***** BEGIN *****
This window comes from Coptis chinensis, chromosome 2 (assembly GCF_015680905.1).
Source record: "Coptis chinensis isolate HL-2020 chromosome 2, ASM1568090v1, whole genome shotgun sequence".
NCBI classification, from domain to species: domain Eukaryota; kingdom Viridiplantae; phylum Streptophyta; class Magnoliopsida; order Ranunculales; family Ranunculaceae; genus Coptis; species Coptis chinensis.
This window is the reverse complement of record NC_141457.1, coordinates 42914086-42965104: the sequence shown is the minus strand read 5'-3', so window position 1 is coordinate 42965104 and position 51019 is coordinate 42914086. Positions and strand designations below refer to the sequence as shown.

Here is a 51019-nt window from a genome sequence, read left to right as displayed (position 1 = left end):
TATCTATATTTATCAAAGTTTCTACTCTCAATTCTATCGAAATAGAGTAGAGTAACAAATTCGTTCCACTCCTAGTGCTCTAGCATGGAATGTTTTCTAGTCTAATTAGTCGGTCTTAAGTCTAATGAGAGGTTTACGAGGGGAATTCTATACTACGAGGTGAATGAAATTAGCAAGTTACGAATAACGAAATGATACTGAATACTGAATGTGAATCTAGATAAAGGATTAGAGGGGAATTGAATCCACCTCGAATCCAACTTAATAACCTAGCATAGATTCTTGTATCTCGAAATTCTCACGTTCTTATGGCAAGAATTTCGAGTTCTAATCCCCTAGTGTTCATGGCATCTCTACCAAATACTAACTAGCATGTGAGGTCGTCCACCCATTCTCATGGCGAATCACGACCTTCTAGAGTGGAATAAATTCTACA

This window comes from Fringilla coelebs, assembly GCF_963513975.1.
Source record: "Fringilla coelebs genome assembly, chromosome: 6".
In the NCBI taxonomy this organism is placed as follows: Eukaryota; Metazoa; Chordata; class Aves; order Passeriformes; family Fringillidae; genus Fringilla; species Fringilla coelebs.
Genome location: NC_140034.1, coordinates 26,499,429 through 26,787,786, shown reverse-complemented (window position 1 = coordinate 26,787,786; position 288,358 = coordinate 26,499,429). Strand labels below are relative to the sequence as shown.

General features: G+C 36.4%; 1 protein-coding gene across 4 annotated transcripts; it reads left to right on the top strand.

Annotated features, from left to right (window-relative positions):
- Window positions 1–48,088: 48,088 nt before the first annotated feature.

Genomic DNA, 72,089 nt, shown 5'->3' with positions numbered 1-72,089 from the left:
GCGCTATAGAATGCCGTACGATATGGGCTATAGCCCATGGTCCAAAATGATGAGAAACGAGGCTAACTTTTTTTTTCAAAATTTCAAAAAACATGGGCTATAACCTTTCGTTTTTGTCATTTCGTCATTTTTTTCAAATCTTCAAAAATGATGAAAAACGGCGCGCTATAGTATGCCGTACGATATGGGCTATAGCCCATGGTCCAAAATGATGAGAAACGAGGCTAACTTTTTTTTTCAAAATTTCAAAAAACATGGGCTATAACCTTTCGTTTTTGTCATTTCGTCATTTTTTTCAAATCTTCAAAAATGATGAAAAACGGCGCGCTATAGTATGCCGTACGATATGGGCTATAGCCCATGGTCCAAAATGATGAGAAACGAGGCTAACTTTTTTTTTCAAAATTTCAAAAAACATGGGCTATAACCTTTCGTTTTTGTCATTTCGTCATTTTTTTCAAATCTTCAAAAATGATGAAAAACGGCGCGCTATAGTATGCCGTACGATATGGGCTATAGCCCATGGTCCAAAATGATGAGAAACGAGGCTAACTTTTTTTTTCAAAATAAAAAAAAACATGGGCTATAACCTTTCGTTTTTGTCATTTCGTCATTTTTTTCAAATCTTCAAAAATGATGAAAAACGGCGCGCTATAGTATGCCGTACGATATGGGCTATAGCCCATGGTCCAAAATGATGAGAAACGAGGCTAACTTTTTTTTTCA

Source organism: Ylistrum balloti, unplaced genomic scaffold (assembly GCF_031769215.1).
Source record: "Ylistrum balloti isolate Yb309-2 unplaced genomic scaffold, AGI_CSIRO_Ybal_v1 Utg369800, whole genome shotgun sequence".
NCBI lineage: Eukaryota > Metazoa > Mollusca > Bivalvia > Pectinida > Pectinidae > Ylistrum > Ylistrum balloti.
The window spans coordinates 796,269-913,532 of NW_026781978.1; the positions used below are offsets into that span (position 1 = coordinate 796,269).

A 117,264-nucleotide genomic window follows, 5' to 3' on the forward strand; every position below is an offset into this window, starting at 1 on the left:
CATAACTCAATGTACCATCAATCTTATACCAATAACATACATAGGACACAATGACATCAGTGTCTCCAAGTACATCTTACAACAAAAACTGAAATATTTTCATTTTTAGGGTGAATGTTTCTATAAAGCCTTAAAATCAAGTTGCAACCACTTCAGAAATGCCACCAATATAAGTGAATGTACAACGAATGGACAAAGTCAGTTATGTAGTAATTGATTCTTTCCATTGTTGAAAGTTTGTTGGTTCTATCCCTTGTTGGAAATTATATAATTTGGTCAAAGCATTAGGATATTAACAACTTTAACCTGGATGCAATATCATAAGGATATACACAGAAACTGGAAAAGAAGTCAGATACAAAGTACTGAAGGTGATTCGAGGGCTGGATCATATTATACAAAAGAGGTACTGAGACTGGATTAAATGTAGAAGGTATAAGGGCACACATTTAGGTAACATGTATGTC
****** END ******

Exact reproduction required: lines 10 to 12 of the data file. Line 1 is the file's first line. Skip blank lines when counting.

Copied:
Genome location: NC_140034.1, coordinates 26,499,429 through 26,787,786, shown reverse-complemented (window position 1 = coordinate 26,787,786; position 288,358 = coordinate 26,499,429). Strand labels below are relative to the sequence as shown.

General features: G+C 36.4%; 1 protein-coding gene across 4 annotated transcripts; it reads left to right on the top strand.

Annotated features, from left to right (window-relative positions):